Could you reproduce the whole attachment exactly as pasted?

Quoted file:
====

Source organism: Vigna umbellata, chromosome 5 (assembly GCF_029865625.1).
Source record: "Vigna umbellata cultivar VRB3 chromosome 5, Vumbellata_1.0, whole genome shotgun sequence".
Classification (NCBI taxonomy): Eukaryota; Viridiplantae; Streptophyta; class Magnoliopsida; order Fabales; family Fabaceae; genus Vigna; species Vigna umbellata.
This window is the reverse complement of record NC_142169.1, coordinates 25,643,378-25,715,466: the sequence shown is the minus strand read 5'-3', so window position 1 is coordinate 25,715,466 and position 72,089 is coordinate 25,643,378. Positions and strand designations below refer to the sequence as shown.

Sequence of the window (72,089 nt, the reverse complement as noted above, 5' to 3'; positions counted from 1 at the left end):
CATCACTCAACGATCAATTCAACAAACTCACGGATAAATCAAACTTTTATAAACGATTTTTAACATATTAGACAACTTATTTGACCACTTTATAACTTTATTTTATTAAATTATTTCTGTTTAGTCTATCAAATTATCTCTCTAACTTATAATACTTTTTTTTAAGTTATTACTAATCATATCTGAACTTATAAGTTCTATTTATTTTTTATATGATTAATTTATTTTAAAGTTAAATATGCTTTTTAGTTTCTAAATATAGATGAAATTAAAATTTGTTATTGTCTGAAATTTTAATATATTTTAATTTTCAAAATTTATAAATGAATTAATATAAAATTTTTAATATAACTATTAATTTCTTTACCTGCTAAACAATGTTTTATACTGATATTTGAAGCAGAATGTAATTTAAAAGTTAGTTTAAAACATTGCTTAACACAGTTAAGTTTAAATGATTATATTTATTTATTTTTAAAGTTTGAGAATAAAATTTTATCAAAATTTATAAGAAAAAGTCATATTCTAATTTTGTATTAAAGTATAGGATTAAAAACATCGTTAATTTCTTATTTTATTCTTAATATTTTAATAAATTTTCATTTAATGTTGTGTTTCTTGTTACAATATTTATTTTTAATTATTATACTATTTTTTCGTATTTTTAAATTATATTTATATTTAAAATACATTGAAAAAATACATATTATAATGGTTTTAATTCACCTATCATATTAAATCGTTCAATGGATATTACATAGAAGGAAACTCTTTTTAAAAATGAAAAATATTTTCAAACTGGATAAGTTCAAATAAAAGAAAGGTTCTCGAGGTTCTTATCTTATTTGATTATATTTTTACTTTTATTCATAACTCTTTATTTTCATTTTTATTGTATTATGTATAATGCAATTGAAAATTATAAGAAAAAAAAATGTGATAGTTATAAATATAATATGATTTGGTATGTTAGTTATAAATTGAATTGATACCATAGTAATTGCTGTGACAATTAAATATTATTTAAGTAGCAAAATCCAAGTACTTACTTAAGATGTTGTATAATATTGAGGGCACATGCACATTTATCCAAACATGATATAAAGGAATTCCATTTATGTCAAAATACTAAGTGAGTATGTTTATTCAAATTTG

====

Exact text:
Source organism: Vigna umbellata, chromosome 5 (assembly GCF_029865625.1).
Source record: "Vigna umbellata cultivar VRB3 chromosome 5, Vumbellata_1.0, whole genome shotgun sequence".
Classification (NCBI taxonomy): Eukaryota; Viridiplantae; Streptophyta; class Magnoliopsida; order Fabales; family Fabaceae; genus Vigna; species Vigna umbellata.
This window is the reverse complement of record NC_142169.1, coordinates 25,643,378-25,715,466: the sequence shown is the minus strand read 5'-3', so window position 1 is coordinate 25,715,466 and position 72,089 is coordinate 25,643,378. Positions and strand designations below refer to the sequence as shown.

Sequence of the window (72,089 nt, the reverse complement as noted above, 5' to 3'; positions counted from 1 at the left end):
CATCACTCAACGATCAATTCAACAAACTCACGGATAAATCAAACTTTTATAAACGATTTTTAACATATTAGACAACTTATTTGACCACTTTATAACTTTATTTTATTAAATTATTTCTGTTTAGTCTATCAAATTATCTCTCTAACTTATAATACTTTTTTTTAAGTTATTACTAATCATATCTGAACTTATAAGTTCTATTTATTTTTTATATGATTAATTTATTTTAAAGTTAAATATGCTTTTTAGTTTCTAAATATAGATGAAATTAAAATTTGTTATTGTCTGAAATTTTAATATATTTTAATTTTCAAAATTTATAAATGAATTAATATAAAATTTTTAATATAACTATTAATTTCTTTACCTGCTAAACAATGTTTTATACTGATATTTGAAGCAGAATGTAATTTAAAAGTTAGTTTAAAACATTGCTTAACACAGTTAAGTTTAAATGATTATATTTATTTATTTTTAAAGTTTGAGAATAAAATTTTATCAAAATTTATAAGAAAAAGTCATATTCTAATTTTGTATTAAAGTATAGGATTAAAAACATCGTTAATTTCTTATTTTATTCTTAATATTTTAATAAATTTTCATTTAATGTTGTGTTTCTTGTTACAATATTTATTTTTAATTATTATACTATTTTTTCGTATTTTTAAATTATATTTATATTTAAAATACATTGAAAAAATACATATTATAATGGTTTTAATTCACCTATCATATTAAATCGTTCAATGGATATTACATAGAAGGAAACTCTTTTTAAAAATGAAAAATATTTTCAAACTGGATAAGTTCAAATAAAAGAAAGGTTCTCGAGGTTCTTATCTTATTTGATTATATTTTTACTTTTATTCATAACTCTTTATTTTCATTTTTATTGTATTATGTATAATGCAATTGAAAATTATAAGAAAAAAAAATGTGATAGTTATAAATATAATATGATTTGGTATGTTAGTTATAAATTGAATTGATACCATAGTAATTGCTGTGACAATTAAATATTATTTAAGTAGCAAAATCCAAGTACTTACTTAAGATGTTGTATAATATTGAGGGCACATGCACATTTATCCAAACATGATATAAAGGAATTCCATTTATGTCAAAATACTAAGTGAGTATGTTTATTCAAATTTG